First, let me I guess start with the news from yesterday when the two governors said they were going to take these increased measures of quarantining medical workers who come back from these countries. Will this work or is this more of a systematic response to the fear that people have?
DR. STEPHEN MORSE, COLUMBIA UNIVERSITY: I think largely it’s something that looks good and will make us feel better, but I think it is largely a response to the fear. After all, these health care workers, although they may be the most likely to be infected because of their close contact with the patients, are also the ones who are most likely to be responsible to take their temperature and be careful.
HARI SREENIVASAN: So, you know, there’s this line in the sand about symptomatic versus asymptomatic. People are contagious when they’re systematic. How do we know Ebola is not contagious before the victim starts showing symptoms?
DR. STEPHEN MORSE: Well, everything we know about Ebola is based on the experience of 24 epidemics from 1976 on. The virus, I don’t think, has changed that significantly. And generally, these don’t change that much. So, what we do know from past experience is it requires direct contact with infected bodily fluids of the patient, or sometimes in the case of those who succumb, the corpse, the skin can also be infectious.
So, if they’re not bleeding or vomiting or doing any of those other things, there are no infected liquids to come in contact with, the likelihood is very great that they’re not going to be able to infect anyone until they show symptoms.
HARI SREENIVASAN: So, one of the concerns has been how viruses have mutated in past. Is there any discussion of the possibility that this virus could mutate into something that’s not just transmitted from bodily fluids but something that could be transmitted by air or any other way?
DR. STEPHEN MORSE: Well, all of these viruses mutate. HIV does, influenza does, and, Ebola, of course, has been studied recently and a number of mutations have been shown but we don’t have any example ever of any virus that whatever mutations it’s undergone has changed in its route of transmission. HIV has had many opportunities to do that, and it still hasn’t really fundamentally changed in that respect.
With Ebola, it may not be so much mutation or the amount of mutation but, you know, just simply the experience we have with it suggests that it’s not going to change that much.
HARI SREENIVASAN: OK, I’d like to discuss a couple of scenarios that New Yorkers here were very concerned about and perhaps extract from that something the rest of the country could learn. So, if this individual for example, this doctor was standing a foot away on a subway car or if I had taken the taxi after he used it, what are the chances of getting it if he was showing symptoms versus if he was not?
DR. STEPHEN MORSE: If there were symptoms and if, for example, he had left some blood behind or vomited or something like that, then there might be some risk, especially if one happened to touch it, or touch it to their eyes or nose. But in most cases, there is very little risk. And if there are no symptoms, there wouldn’t be any of this material to leave behind. And there’s not that much virus in sweat during the early stages.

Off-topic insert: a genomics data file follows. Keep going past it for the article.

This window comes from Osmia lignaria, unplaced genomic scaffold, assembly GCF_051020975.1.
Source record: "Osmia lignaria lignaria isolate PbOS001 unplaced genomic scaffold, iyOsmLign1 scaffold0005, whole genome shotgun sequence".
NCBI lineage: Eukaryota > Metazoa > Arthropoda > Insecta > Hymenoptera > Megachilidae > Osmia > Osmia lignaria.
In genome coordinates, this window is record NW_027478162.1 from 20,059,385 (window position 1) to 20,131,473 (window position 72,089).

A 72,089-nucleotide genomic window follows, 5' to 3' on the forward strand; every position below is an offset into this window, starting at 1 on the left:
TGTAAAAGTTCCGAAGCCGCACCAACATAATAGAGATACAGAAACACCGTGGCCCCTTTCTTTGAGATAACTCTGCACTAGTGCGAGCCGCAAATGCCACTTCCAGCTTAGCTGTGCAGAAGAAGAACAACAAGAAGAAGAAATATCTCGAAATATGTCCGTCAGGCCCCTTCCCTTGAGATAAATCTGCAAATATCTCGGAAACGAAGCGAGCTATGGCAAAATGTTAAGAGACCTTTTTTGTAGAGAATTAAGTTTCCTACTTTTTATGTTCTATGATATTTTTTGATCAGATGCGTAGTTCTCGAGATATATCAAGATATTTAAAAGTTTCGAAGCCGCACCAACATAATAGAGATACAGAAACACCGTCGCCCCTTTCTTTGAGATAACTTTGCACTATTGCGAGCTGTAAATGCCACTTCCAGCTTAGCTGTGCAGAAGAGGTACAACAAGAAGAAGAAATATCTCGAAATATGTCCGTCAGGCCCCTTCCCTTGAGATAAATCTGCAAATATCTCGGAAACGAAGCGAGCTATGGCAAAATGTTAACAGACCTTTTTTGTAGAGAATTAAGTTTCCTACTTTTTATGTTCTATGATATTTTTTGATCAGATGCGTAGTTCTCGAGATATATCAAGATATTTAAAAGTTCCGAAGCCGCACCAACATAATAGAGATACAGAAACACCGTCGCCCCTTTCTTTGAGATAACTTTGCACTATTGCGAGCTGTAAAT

So, I think it would be very unlikely, in fact almost impossible, for someone to get infected by an asymptomatic patient, one who has not yet shown symptoms of disease.
HARI SREENIVASAN: one of the concerns here for example is if he touched a specific bowl ball and somebody else touched it, right? I mean, again, it has to be blood or vomit or something else?
DR. STEPHEN MORSE: Yes, in general. And in general, they have to have had symptoms already.
And we have a number of examples that I think bear this out. One of the most severely ill patients, Patrick Sawyer, flew from Monrovia, sick as could be, he was so sick he could barely get on the plane, to Lagos, Nigeria, where he thought he had to go to a meeting and insisted on going. And the Nigerian government actually did contact tracing and found all the ones they could of the other passengers on the plane. I think they found 56 other passengers, and not a single one had become infected.
So, it’s– unless you’re really getting very close, like the health care workers who are taking care of the patients, it’s just not that easy to catch.
SREENIVASAN: So, there was a lot of concern in New York when initially that first night we heard this patient had a 103 temperature, and then it was clarified that it was 100.3.
What’s the temperature that we should be concerned about?
DR. STEPHEN MORSE: Well, this depends, of course, what your normal body temperature is because some people may have a little bit low, or a little bit high from the textbook. But 103 — he is certainly, as in the Duncan case, 103 would be certainly something I would be very concerned about; 100.3 I think is still something to consider, given his circumstances, he probably knew that this was something significant. Ordinarily, you might think you were coming down with a cold or the flu or something like that. But if you have been in contact with Ebola-infected patients you might have a lower threshold for being concerned and doing something.
HARI SREENIVASAN: All right. Dr. Stephen Morse from the Mailman School of Health at Columbia University — thanks so much.